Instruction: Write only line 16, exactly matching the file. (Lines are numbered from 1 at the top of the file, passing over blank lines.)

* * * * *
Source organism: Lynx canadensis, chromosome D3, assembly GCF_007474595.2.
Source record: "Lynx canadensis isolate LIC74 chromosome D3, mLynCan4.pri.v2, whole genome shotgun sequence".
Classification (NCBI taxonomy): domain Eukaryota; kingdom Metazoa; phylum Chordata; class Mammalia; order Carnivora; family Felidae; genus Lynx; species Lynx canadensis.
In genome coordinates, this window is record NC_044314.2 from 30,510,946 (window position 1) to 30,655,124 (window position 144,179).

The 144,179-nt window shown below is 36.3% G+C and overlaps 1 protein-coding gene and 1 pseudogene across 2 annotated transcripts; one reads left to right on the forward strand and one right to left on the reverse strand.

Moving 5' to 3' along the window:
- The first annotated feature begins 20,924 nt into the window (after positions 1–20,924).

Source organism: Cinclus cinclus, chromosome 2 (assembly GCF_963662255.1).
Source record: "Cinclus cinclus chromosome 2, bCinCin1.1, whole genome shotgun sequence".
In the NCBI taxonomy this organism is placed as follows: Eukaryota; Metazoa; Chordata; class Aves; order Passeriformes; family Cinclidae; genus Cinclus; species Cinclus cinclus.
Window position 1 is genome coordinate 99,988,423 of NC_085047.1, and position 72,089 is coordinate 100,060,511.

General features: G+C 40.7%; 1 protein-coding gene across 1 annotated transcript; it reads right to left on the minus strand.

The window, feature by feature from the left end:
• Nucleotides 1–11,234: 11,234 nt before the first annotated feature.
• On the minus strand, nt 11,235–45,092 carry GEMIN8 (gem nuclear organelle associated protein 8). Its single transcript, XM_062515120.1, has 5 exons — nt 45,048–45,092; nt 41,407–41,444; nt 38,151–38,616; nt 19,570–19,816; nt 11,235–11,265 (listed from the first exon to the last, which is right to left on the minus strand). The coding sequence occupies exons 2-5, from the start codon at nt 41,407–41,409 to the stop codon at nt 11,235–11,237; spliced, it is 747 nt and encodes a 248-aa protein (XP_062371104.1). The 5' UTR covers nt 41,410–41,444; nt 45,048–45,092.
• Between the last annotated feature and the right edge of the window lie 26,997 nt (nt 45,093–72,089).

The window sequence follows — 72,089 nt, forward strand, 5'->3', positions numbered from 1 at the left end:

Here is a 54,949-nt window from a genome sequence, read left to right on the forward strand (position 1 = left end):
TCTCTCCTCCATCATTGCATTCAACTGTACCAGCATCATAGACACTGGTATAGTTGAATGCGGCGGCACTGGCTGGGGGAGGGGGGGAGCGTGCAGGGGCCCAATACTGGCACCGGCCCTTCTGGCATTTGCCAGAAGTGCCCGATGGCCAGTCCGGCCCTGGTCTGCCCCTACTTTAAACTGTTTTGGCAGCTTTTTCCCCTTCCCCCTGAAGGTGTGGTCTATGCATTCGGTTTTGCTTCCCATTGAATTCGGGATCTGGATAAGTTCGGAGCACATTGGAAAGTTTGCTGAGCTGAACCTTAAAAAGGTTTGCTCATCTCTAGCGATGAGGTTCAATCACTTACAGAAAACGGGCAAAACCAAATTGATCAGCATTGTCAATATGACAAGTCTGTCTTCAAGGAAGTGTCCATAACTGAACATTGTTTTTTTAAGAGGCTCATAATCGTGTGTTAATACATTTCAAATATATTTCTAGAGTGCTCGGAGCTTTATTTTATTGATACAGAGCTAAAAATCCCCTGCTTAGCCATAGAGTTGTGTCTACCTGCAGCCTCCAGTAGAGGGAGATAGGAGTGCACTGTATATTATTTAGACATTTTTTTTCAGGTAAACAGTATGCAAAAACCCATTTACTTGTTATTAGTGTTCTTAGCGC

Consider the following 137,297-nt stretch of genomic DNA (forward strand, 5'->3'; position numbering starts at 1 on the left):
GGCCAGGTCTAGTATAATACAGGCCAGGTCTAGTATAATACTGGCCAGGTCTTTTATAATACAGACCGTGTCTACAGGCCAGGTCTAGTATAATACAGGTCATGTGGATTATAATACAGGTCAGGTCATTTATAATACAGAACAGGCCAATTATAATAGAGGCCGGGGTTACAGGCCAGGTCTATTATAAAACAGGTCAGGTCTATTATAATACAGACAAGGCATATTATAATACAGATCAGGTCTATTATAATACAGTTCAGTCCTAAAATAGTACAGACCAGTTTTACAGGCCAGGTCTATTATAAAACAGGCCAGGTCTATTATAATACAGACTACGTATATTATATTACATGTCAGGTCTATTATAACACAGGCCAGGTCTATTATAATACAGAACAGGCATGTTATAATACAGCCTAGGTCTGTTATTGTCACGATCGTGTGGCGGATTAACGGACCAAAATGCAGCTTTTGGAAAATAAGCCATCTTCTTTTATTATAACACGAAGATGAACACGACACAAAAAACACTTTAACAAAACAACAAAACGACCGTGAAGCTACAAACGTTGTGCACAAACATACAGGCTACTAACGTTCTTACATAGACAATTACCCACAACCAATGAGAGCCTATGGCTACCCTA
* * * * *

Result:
• Between the last annotated feature and the right edge of the window lie 26,997 nt (nt 45,093–72,089).